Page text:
Gogi Saroj Pal, the iconic 20th-century contemporary artist known as the ‘first feminist artist of India,’ passed away at the age of 79 in her Delhi home on January 27. Renowned for her unique blend of tradition and modern feminism, Gogi was celebrated for reinventing Indian myths with a feminist touch across various mediums such as acrylic, oil, gouache, weaving, ceramics, and lithography.
Her artistic journey aimed to liberate women from societal shackles, challenging norms through her creations. Gogi’s ‘Kamdhenu’ breathed new life into the ‘wish-cow’ in Indian mythology, questioning the traditional portrayal of women as fulfillers of desires.
Gogi’s ‘Hath-yogini’ provided a feminist perspective on the masculine ‘Hath-yogi,’ challenging male supremacy and envisioning a world where women wielded authority similar to men.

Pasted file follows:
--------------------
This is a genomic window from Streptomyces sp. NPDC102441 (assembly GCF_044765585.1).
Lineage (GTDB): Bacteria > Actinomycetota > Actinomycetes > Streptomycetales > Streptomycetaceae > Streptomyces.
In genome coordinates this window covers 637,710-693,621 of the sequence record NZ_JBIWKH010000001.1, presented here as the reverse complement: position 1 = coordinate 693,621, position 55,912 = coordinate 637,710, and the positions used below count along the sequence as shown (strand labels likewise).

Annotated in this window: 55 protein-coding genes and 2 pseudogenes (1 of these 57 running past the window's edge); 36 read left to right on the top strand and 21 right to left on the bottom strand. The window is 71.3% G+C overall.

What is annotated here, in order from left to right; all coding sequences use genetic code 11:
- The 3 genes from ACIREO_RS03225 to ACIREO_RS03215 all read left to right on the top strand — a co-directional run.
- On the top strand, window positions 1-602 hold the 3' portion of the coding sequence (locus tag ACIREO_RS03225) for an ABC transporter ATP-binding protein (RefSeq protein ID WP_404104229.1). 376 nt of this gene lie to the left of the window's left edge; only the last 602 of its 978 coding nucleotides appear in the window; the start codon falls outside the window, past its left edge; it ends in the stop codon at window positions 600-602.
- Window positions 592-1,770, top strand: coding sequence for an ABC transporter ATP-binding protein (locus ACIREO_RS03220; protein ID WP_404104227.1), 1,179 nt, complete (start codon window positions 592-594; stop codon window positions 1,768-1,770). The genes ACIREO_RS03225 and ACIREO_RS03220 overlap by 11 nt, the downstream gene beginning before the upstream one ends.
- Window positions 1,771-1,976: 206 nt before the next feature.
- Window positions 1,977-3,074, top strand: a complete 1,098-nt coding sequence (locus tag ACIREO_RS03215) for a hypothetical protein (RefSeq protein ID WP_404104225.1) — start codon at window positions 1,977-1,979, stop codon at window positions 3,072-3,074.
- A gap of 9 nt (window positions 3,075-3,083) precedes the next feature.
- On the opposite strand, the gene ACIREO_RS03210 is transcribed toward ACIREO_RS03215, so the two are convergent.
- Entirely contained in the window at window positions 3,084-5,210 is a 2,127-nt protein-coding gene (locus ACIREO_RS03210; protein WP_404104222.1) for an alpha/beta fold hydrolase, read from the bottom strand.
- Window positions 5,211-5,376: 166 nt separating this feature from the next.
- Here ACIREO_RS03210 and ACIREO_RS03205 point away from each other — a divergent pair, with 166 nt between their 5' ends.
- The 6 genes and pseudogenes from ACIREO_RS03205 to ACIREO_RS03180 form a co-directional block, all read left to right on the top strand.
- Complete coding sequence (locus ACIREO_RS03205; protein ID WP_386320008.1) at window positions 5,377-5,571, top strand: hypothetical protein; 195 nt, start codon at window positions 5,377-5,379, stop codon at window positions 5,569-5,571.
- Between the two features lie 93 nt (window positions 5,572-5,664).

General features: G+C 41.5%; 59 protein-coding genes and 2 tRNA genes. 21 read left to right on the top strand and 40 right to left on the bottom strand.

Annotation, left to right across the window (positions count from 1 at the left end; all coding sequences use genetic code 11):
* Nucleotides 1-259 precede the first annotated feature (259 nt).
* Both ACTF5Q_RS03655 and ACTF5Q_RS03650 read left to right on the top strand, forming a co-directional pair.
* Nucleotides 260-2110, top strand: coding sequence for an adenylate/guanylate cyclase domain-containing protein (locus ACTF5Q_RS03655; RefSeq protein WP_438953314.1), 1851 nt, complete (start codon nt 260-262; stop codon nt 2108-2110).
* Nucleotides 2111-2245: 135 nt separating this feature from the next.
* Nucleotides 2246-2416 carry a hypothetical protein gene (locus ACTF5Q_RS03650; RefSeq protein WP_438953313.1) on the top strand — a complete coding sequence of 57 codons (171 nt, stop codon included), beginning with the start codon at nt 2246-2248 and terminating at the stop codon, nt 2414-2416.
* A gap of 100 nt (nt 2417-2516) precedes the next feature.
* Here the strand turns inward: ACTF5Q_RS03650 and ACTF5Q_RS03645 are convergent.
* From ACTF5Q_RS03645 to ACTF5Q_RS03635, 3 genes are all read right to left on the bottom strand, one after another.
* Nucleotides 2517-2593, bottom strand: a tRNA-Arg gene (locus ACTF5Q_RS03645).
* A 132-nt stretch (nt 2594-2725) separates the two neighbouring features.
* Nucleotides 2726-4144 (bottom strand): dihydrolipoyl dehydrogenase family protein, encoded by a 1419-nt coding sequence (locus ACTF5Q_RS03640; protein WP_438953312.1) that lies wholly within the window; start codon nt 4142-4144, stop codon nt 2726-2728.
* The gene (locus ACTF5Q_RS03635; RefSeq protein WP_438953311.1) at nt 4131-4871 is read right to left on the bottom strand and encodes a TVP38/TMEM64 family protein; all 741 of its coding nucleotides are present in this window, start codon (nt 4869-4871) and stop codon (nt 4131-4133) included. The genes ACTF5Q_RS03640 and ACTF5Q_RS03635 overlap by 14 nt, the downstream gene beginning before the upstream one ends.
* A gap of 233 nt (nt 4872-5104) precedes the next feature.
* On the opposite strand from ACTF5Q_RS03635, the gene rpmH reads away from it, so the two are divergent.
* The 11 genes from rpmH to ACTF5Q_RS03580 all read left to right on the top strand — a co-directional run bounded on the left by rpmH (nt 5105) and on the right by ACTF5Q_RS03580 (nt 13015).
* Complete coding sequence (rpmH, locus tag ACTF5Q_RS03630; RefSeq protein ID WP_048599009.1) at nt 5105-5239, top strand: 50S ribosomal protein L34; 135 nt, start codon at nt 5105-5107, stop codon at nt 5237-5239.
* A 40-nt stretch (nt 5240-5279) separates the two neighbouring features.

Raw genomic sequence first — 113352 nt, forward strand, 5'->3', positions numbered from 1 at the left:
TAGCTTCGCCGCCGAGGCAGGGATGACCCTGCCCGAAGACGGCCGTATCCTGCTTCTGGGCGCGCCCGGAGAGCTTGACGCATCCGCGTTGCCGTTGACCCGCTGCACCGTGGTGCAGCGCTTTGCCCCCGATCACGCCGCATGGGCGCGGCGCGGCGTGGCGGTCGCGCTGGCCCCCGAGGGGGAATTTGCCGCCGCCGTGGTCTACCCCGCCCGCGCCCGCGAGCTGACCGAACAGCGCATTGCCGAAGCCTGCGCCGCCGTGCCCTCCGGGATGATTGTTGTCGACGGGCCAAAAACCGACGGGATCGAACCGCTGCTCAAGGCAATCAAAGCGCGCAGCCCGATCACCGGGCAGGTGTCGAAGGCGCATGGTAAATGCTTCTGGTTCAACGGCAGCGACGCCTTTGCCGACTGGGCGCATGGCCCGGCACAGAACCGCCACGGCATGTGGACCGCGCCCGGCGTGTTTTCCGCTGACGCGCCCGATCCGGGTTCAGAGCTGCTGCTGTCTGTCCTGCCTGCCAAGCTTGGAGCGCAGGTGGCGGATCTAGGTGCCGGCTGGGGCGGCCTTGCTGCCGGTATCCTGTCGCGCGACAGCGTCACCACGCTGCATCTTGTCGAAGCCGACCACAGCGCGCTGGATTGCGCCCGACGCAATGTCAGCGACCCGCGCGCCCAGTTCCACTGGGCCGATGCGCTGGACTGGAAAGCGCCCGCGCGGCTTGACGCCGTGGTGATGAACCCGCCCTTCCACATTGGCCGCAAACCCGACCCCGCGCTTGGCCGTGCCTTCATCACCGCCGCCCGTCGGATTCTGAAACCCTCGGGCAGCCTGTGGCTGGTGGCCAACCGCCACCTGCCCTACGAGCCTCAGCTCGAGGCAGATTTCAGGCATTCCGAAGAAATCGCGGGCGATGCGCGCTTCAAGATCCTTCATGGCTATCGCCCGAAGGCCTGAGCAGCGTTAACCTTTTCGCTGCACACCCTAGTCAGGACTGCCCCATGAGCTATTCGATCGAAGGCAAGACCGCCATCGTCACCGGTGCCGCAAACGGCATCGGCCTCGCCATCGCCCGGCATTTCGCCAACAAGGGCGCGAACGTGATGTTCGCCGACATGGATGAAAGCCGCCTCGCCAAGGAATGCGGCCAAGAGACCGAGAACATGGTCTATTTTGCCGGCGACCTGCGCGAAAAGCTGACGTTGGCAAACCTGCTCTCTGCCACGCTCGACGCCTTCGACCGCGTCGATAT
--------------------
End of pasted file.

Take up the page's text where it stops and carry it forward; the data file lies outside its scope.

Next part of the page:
Her famous artwork, ‘Kinnari,’ depicted a half-bird, half-woman figure desiring to fly, symbolizing defiance against the phrase ‘Kitni si hai tu’ (How small you are), often used to undermine women.
Gogi’s art featured brazen nakedness, a reflection of her anti-colonial stance, challenging societal norms imposed by British imperialists. The nudity in her art was ‘naked,’ not ‘nude,’ conveying vulnerability and honesty rather than catering to the male gaze.
Facing personal tragedy with the loss of her 18-year-old son, Gogi Saroj Pal found solace in her art, infusing deeper emotions into her creations. Despite the sadness in her nayikas’ eyes, Gogi remained resilient, sharing her hardships and struggles through her art.
Her legacy lives on through the DAG (formerly Delhi Art Gallery), which houses many of her artworks. An upcoming exhibition at DAG will showcase Gogi’s contributions to modern art, ensuring her art continues to inspire and empower generations to come.
Repurposed article originally published in the Quint